By Gary McKechnie
If you know Florida pretty well, when someone mentions Palatka the conversation usually shifts to Angel’s Diner.
Folks in Palatka (about 30 miles southwest of St. Augustine) are used to hearing about Angel’s -- and for good reason: it’s the oldest continually operating diner in the state. It opened in 1932, so do the math and that makes it… well, do the math.
When you roll into town on Highway 17 you can’t miss Angel's Diner in Palatka. From the outside, with its stainless steel skin, it looks just like an old-fashioned diner. (Writer Amy Wimmer Schwarb said it looks like a “grounded submarine.”)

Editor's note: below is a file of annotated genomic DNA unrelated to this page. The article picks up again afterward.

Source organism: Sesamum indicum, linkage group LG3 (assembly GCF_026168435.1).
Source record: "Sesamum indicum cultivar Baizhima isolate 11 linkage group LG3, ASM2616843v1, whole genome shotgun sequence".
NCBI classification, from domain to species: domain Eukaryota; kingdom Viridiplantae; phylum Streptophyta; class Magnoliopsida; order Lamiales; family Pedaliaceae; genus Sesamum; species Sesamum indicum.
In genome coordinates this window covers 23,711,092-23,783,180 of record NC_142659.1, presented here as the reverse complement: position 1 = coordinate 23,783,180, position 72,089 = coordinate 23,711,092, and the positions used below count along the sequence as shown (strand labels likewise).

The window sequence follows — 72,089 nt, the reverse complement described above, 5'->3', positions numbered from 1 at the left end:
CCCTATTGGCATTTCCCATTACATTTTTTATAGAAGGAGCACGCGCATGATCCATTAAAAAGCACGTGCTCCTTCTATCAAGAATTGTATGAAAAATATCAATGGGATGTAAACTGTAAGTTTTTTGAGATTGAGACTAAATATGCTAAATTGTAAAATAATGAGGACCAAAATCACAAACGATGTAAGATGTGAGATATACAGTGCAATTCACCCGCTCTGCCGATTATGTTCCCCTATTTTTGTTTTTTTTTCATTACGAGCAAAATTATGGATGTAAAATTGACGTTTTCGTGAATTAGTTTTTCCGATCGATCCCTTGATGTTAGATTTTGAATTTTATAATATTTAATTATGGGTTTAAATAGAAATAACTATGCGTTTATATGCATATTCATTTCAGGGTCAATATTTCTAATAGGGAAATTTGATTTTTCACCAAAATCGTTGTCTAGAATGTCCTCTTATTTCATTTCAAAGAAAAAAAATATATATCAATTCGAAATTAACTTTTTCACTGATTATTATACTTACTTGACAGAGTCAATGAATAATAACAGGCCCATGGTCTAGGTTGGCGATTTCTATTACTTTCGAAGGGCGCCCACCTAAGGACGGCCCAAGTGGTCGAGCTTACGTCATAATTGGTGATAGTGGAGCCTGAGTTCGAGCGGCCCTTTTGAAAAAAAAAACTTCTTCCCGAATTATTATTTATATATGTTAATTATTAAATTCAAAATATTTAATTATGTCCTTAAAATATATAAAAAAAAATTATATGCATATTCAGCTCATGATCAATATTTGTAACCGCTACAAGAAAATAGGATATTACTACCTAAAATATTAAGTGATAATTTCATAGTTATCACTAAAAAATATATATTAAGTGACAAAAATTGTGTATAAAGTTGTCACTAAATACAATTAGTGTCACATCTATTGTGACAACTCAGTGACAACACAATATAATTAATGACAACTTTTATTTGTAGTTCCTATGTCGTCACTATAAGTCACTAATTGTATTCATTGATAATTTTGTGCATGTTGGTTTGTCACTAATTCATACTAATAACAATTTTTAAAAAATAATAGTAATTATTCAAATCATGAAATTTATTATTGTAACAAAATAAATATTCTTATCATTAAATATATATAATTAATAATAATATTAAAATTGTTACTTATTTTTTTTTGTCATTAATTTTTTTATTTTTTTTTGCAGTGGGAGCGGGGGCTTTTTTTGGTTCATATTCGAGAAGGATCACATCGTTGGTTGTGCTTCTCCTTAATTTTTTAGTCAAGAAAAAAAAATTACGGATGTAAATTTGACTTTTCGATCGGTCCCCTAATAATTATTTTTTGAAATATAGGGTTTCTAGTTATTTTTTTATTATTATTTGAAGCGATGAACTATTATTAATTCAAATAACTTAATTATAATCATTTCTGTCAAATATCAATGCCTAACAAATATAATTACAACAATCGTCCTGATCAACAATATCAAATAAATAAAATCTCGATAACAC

And when you step inside, Angel's Diner in Palatka looks even more like an old-fashioned diner. Compact and cozy, patrons sit on stools at the counter or tuck themselves into booths and order from a Florida menu that starts with traditional breakfasts (eggs, hash browns, pancakes) and then rolls into hamburgers, fried green beans, onion rings pork chops, liver, gizzards, frog legs, shrimp, catfish, and steak.
When should you go? Anytime.
Angel's Diner in Palatka is open 24 hours a day.
So when you have a hankering for frog legs or a midnight pusalow (a house drink comprised of chocolate milk, vanilla syrup, and crushed ice), you know where you can find it.
Off the beaten path in Palatka.
If You Go
209 Reid Street